Focus on Florida: Book Review

Posted on July 25, 2023

Forces of Nature: A History of Florida Land Conservation 

By Clay Henderson

Review by Laura Bennett-Kimble, Contributing Editor

For a comprehensive, thoughtful, insightful, personal and occasionally humorous trek through Florida’s wild and wooly environmental history, look no further than Clay Henderson’s 400-plus page book.

Organized in a loosely chronological fashion, the chapters cover everything from the early naturalists who were gob-smacked by the biological diversity found across the lands they explored, to battles fought to preserve said lands as the state’s population exploded.

Henderson, an environmental lawyer and educator, found his calling to protect Florida land in the 1980s, when he became involved in a local effort in New Smyrna Beach to halt development of five 20-story condo towers that would’ve been built overlooking the Ponce de Leon Inlet. 

From that grassroots effort, Henderson went on to draft and sponsor many environmental provisions in the Florida Constitution, including creation of the Florida Fish and Wildlife Conservation Commission and the Everglades Trust Fund. 

The former Florida Audubon Society president continues to speak out about environmental issues, too. He recently was guest commentator in the Orlando Sentinel, writing about the Oklawaha Valley Audubon Society’s decision to sell a nature preserve that had been donated to the local chapter with the expectation that the Mount Dora site would be preserved in perpetuity.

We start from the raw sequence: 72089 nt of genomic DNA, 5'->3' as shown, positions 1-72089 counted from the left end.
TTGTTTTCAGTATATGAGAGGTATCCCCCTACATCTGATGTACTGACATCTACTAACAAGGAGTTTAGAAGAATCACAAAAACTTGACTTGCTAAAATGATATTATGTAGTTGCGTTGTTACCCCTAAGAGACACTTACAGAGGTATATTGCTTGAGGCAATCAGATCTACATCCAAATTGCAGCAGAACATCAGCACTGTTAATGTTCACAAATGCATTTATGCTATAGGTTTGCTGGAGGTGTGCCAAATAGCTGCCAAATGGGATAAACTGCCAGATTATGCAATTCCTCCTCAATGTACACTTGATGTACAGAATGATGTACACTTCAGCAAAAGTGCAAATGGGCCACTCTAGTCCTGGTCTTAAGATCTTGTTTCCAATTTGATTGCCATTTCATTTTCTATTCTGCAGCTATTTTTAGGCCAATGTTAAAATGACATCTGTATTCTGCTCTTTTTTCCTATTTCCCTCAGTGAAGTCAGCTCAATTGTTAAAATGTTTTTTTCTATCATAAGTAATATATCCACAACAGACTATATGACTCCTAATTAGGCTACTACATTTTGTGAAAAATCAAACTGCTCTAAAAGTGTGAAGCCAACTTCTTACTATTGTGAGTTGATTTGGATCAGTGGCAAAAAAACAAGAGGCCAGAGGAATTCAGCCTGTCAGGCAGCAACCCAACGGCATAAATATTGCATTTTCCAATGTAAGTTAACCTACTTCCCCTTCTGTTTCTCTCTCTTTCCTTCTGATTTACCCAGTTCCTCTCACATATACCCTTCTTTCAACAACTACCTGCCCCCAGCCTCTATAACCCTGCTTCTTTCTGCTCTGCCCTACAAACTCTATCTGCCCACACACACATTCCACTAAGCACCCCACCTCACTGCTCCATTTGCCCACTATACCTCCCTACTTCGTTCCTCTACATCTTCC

Henderson is clear-eyed about the negative ramifications of development run amok, but this book isn’t a downer – he recounts environmental accomplishments that have helped protect not just natural sites, but also the plant and animal species that call those places home. 

With some 40 pages of references and a thorough index, the book is a useful resource on both the history and future of land conservation in this rapidly developing state.

The historical portions of the book are solid, with information on father and son naturalists John and William Bartram, who first explored Florida in 1765. Henderson next writes of John James Audubon, the next renowned explorer of the state, having first toured it in 1832. John Muir, founder of the Sierra Club, embarked on a “botanizing” walk from the Ohio River to the Gulf of Mexico in 1867, and Henderson shares Muir’s excitement with what he found in Florida: “Impressed by the size and apparently limitless age of cypress and live oaks, [Muir] wrote: ‘They tell us that plants are perishable soulless creatures, that only man is immortal, etc.; but this I think is something that we know very nearly nothing about.’”

Henderson also writes about the Everglades and Indian River, of course, but also the Lake Wales Ridge, an elevated spine running through the peninsula with its northernmost point in Lake County. The ridge, he says, “first emerged from the oceans two million years ago and contains some of the rarest plant life in America.”

From the 1905 murder of Audubon warden and Monroe County deputy Guy Bradley, who was killed for his efforts to stop plume hunters from decimating bird species for their feathers, to the state and federal political wrangling that resulted in things like passage of the federal Clean Water Act in 1972, this book details the long and varied history of land conservation and how we’ve ended up where we are today.

It's a fascinating read.

The hardcover “Forces of Nature: A History of Florida Land Conservation” is available for $38 through the University Press of Florida’s online bookstore,, as well as at the usual bookstore outlets.


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